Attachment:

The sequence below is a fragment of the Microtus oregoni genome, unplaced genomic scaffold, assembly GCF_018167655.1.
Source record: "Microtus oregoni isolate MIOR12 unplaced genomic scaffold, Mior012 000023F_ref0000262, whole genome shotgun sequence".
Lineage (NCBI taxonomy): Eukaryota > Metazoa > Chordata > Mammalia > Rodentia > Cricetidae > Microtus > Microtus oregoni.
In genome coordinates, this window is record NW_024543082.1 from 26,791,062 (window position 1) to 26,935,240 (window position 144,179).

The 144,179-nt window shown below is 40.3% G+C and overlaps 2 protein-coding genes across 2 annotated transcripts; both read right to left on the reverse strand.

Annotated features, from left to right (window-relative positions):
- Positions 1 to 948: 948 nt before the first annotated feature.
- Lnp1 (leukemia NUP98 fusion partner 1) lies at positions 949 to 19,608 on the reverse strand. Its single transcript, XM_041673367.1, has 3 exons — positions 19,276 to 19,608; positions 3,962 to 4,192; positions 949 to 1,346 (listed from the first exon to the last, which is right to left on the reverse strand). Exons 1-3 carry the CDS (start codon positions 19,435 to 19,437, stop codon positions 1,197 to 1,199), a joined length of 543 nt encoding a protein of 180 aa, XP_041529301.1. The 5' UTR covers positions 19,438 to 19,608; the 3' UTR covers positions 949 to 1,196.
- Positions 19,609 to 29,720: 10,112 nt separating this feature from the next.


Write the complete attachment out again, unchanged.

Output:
The sequence below is a fragment of the Microtus oregoni genome, unplaced genomic scaffold, assembly GCF_018167655.1.
Source record: "Microtus oregoni isolate MIOR12 unplaced genomic scaffold, Mior012 000023F_ref0000262, whole genome shotgun sequence".
Lineage (NCBI taxonomy): Eukaryota > Metazoa > Chordata > Mammalia > Rodentia > Cricetidae > Microtus > Microtus oregoni.
In genome coordinates, this window is record NW_024543082.1 from 26,791,062 (window position 1) to 26,935,240 (window position 144,179).

The 144,179-nt window shown below is 40.3% G+C and overlaps 2 protein-coding genes across 2 annotated transcripts; both read right to left on the reverse strand.

Annotated features, from left to right (window-relative positions):
- Positions 1 to 948: 948 nt before the first annotated feature.
- Lnp1 (leukemia NUP98 fusion partner 1) lies at positions 949 to 19,608 on the reverse strand. Its single transcript, XM_041673367.1, has 3 exons — positions 19,276 to 19,608; positions 3,962 to 4,192; positions 949 to 1,346 (listed from the first exon to the last, which is right to left on the reverse strand). Exons 1-3 carry the CDS (start codon positions 19,435 to 19,437, stop codon positions 1,197 to 1,199), a joined length of 543 nt encoding a protein of 180 aa, XP_041529301.1. The 5' UTR covers positions 19,438 to 19,608; the 3' UTR covers positions 949 to 1,196.
- Positions 19,609 to 29,720: 10,112 nt separating this feature from the next.